Altura in Italian means both “height” and profound “depth.” That’s what it means in Seattle now, too.
With a smile both modest and assured, the Finest Waiter in Town set before me a plate of beautiful Muscovy duck. Slow-roasted, its pinked slices fanned atop brilliant red cabbage, the duck was love song–tender and matched with chemical precision to the crumbled amaretti, fried sage leaves, slices of caramel-roasted turnip, and wintry scattering of pomegranate seeds. “This is…perfect,” I breathed, noting how the sweetness oozing from the turnip transformed the duck meat into a better version of itself. “This is perfect,” murmured a tablemate, forking into a crunchy mound of four-chicory salad with its lush dressing and revelry of apple, hazelnuts, and Gorgonzola chunks.
A diner who ordered the parsnip gnocchi with fried parsley in brown butter and wild boar ragù simply ate, speechless, glaring whenever I snuck in my spoon for more of the gently gamey sauce. “Heaven,” he pronounced at last, pushing back his clean plate. I looked up to see an angel hovering over his head.
This astonishing new restaurant on north Broadway is not where good people go when they die. Instead, the seasoned young chef and management team of Nathan and Rebecca Lockwood has given us one better: a place we go to live. Lockwood was chef at Seattle’s private dining club the Ruins before this; before that he cooked at two of San Francisco’s best restaurants, Fleur de Lys and Acquerello, earning a Michelin star for the latter.
From this impressive resume Lockwood picked up a clue or 10 about Italian food; more on that in a minute. He also absorbed an aesthetic, at least from the rococo decadence of the Ruins. Over the dining room fitted with tapestries and wrought iron and Brazilian cherry hardwood tables laid with gilded runners he suspended a towering French antique angel. Altura isn’t a large room—it’s narrow and long, with just nine tables and a row of counter seats—but it’s a generous one, lit dimly and energized by an open kitchen where a team of culinary pros makes magic happen.
There they work, industriously scoring potatoes and searing fish and pounding pomegranates for seeds, then bestowing their plated labors upon those blessed with front-row seats at the counter. Something about the spirit of service here feels like…well, it feels like love. Say what you will about that big-ass angel; something’s casting a benediction over this house.
Because, oh…the food. Lockwood interprets Italian through a Northwest seasonal lens, eschewing any particular region in favor of a general tendency to push Italian rusticity through a sieve of elegance. So an earthy cauliflower puree offers its caramelized brassicas, its speckles of Calabrian chili oil—but it’s delicate as fine silk. The long strands of the housemade bucatini strands go deep and textural with crackly bits of fried parsley and garlic—then soar with grated tuna heart. One of Lockwood’s signature dishes is scallops, subtly enhanced with nutty fennel pollen and parsnip puree, then amped up a notch with smoky grilled radicchio and fennel.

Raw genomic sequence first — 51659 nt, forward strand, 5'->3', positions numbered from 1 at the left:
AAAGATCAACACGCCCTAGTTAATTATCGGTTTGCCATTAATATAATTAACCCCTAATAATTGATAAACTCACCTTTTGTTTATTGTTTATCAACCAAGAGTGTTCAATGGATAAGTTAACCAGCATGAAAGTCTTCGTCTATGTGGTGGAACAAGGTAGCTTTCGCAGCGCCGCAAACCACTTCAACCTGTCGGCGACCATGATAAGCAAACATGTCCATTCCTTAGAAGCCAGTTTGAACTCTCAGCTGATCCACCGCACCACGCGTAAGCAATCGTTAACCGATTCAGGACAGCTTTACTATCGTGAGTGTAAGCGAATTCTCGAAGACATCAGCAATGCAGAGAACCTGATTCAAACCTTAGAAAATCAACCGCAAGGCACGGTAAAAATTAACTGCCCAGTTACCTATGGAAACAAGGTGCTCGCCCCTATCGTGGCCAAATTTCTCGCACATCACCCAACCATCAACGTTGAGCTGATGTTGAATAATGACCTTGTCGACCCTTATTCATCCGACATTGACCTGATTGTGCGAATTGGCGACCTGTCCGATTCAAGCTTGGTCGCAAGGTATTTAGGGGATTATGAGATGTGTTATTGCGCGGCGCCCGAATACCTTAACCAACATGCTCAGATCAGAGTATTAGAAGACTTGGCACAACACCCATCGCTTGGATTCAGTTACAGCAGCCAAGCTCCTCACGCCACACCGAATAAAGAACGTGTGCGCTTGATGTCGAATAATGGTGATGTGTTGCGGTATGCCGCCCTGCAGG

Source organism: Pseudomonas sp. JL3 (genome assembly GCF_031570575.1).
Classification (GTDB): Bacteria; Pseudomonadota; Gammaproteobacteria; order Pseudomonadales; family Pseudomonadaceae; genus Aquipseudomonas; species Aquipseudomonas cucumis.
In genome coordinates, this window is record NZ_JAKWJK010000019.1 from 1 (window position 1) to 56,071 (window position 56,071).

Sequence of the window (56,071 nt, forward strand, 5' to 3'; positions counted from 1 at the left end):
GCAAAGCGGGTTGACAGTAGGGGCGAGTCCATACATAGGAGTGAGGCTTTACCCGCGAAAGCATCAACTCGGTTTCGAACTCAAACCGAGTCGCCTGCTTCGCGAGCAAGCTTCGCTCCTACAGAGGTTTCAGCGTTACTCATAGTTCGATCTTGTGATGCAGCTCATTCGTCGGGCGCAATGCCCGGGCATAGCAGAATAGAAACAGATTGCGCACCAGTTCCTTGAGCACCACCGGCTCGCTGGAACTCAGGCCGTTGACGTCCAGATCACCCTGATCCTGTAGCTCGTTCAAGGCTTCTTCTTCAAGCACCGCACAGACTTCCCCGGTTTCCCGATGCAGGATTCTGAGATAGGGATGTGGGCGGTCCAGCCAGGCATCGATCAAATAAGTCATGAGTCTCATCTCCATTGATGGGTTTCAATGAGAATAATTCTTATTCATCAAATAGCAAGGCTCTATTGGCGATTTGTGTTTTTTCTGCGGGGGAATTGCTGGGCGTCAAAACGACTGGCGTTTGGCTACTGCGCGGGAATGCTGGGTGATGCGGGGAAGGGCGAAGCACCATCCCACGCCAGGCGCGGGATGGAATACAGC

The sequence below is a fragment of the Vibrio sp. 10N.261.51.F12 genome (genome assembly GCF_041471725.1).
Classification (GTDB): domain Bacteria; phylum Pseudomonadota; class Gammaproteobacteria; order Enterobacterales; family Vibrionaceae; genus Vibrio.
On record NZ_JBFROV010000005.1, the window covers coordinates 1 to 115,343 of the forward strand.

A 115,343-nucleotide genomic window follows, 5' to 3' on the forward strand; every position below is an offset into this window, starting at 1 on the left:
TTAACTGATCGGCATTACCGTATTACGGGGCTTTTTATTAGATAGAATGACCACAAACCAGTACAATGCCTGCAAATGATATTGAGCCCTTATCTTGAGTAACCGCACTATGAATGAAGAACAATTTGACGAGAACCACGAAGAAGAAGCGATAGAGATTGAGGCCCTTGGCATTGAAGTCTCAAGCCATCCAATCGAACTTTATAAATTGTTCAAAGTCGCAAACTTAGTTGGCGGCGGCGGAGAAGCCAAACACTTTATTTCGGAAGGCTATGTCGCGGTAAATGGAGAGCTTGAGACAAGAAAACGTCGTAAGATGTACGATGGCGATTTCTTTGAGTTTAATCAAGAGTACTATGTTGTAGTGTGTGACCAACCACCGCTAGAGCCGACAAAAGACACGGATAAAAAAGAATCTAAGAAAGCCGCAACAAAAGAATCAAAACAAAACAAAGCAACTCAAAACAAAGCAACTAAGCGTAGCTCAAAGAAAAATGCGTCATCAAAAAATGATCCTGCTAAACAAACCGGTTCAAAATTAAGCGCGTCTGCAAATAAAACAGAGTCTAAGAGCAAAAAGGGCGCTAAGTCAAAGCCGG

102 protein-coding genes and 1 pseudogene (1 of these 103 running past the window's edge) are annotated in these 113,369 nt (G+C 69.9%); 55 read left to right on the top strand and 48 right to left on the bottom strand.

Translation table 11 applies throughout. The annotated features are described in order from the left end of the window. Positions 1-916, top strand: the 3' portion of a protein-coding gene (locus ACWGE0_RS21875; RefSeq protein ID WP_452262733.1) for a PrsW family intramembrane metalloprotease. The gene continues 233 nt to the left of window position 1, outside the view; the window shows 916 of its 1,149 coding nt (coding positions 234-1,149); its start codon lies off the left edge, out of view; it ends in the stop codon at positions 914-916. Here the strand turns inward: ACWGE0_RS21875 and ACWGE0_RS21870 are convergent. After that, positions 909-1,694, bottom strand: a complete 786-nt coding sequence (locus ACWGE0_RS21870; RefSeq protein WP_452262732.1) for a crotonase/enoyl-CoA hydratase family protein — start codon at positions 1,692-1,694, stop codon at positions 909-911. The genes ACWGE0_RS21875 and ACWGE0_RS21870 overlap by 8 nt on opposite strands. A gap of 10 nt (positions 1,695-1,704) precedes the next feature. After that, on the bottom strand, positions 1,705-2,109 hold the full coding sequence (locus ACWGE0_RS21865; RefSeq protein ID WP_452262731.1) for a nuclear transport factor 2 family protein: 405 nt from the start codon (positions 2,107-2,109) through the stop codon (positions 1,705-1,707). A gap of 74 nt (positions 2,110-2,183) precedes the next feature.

Talk about heights and profound depths. Plates are often fancy and modern, but never at the expense of real. In one starter, a hunk of grilled kampachi arrived with blood oranges and olives alongside a shot glass of blood orange–parsley puree. What looked precious ate satisfying and earthbound.
Correction: That kampachi wasn’t technically a starter, any more than the Wagyu steak with mushrooms is a main. At Altura, one orders three courses for $49, four for $59, or five for $69; these courses can be mixed and matched off what more traditional houses would call the appetizer, pasta, and mains lists. Go ahead and order five mains as your dinner; Chef Lockwood will apportion accordingly. (One wonders if they’d let a person try this with dessert, splitting across a table one $59 order of all four? I’ve now sampled them all and, honestly, it might be a deal just for the salted chocolate truffle cake and the rummy vanilla semifreddo served in a puddle of almond-strewn huckleberry sauce…)
The thing is, if you’re only hungry for a starter and a main, you have to order a la carte—an option Lockwood insists the house fully endorses, but in practice seems to discourage. The fact that the menu lists no individual prices was our first clue; our host’s puzzled hesitation at providing them the second. (She appeared to make them up on the spot.)
A few other imperfections may be functions of Lockwood’s frequent menu changes. A composition involving crisped sweetbreads and delicately fried mushrooms was overcome by the briny “tongue” of sea urchin on top. (No, sea urchins don’t have tongues; it just sounds nicer than gonads, which for sea urchins resemble tongues. Aren’t you glad you asked?) Chiogga squash ravioli was lavished with so much amaretti it tasted like an almond croissant. Pancetta-wrapped sturgeon was glorious over kabocha squash but for one little problem: The pancetta offered zero flavor. Such flaws melted into otherwise flawless evenings without diminishing our appraisal.
A final word about the Finest Waiter in Town. At once warm and professional, intelligent and modest, he made us feel like treasured guests from his sincere welcome with a gratis herbal aperitif to his smiling farewell. As did every waiter we had at Altura. Maybe Lockwood’s club experience gives him this pitch-perfect intuition for instilling in guests a sense of belonging—but it’s the crowning note of transcendence in one hell of a heavenly restaurant.